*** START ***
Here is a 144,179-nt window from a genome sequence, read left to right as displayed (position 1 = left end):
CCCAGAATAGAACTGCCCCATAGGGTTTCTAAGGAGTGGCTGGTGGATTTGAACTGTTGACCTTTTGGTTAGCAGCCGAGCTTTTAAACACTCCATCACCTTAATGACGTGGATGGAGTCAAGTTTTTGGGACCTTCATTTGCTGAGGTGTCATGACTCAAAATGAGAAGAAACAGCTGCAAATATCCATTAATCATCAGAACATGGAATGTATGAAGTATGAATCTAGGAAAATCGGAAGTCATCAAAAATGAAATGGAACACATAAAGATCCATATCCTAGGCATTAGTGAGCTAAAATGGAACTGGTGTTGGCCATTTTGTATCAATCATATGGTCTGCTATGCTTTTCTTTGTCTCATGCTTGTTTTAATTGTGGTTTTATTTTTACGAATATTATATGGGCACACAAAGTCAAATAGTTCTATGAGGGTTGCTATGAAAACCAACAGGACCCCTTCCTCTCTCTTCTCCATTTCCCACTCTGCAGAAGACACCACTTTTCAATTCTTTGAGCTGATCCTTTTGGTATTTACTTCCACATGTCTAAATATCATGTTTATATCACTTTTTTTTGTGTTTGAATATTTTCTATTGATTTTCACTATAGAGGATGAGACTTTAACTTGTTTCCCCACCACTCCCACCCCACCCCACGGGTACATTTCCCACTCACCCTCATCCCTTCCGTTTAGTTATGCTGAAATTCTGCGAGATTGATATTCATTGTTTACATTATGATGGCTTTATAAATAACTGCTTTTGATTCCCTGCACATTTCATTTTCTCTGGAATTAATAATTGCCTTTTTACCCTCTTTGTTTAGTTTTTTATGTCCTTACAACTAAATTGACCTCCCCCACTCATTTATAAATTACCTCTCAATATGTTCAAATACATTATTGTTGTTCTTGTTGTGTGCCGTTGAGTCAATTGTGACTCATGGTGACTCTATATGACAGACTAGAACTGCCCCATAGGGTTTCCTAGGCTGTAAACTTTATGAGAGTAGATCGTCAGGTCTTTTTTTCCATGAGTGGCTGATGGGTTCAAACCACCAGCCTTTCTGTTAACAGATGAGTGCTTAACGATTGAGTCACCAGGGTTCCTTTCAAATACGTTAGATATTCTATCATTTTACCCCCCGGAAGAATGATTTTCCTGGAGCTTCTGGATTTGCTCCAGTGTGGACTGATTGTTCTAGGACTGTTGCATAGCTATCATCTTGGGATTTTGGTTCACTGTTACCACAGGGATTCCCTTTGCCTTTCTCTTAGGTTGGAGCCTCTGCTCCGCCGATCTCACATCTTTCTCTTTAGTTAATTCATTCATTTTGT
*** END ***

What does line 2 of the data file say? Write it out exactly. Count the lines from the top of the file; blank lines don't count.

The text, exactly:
CCCAGAATAGAACTGCCCCATAGGGTTTCTAAGGAGTGGCTGGTGGATTTGAACTGTTGACCTTTTGGTTAGCAGCCGAGCTTTTAAACACTCCATCACCTTAATGACGTGGATGGAGTCAAGTTTTTGGGACCTTCATTTGCTGAGGTGTCATGACTCAAAATGAGAAGAAACAGCTGCAAATATCCATTAATCATCAGAACATGGAATGTATGAAGTATGAATCTAGGAAAATCGGAAGTCATCAAAAATGAAATGGAACACATAAAGATCCATATCCTAGGCATTAGTGAGCTAAAATGGAACTGGTGTTGGCCATTTTGTATCAATCATATGGTCTGCTATGCTTTTCTTTGTCTCATGCTTGTTTTAATTGTGGTTTTATTTTTACGAATATTATATGGGCACACAAAGTCAAATAGTTCTATGAGGGTTGCTATGAAAACCAACAGGACCCCTTCCTCTCTCTTCTCCATTTCCCACTCTGCAGAAGACACCACTTTTCAATTCTTTGAGCTGATCCTTTTGGTATTTACTTCCACATGTCTAAATATCATGTTTATATCACTTTTTTTTGTGTTTGAATATTTTCTATTGATTTTCACTATAGAGGATGAGACTTTAACTTGTTTCCCCACCACTCCCACCCCACCCCACGGGTACATTTCCCACTCACCCTCATCCCTTCCGTTTAGTTATGCTGAAATTCTGCGAGATTGATATTCATTGTTTACATTATGATGGCTTTATAAATAACTGCTTTTGATTCCCTGCACATTTCATTTTCTCTGGAATTAATAATTGCCTTTTTACCCTCTTTGTTTAGTTTTTTATGTCCTTACAACTAAATTGACCTCCCCCACTCATTTATAAATTACCTCTCAATATGTTCAAATACATTATTGTTGTTCTTGTTGTGTGCCGTTGAGTCAATTGTGACTCATGGTGACTCTATATGACAGACTAGAACTGCCCCATAGGGTTTCCTAGGCTGTAAACTTTATGAGAGTAGATCGTCAGGTCTTTTTTTCCATGAGTGGCTGATGGGTTCAAACCACCAGCCTTTCTGTTAACAGATGAGTGCTTAACGATTGAGTCACCAGGGTTCCTTTCAAATACGTTAGATATTCTATCATTTTACCCCCCGGAAGAATGATTTTCCTGGAGCTTCTGGATTTGCTCCAGTGTGGACTGATTGTTCTAGGACTGTTGCATAGCTATCATCTTGGGATTTTGGTTCACTGTTACCACAGGGATTCCCTTTGCCTTTCTCTTAGGTTGGAGCCTCTGCTCCGCCGATCTCACATCTTTCTCTTTAGTTAATTCATTCATTTTGT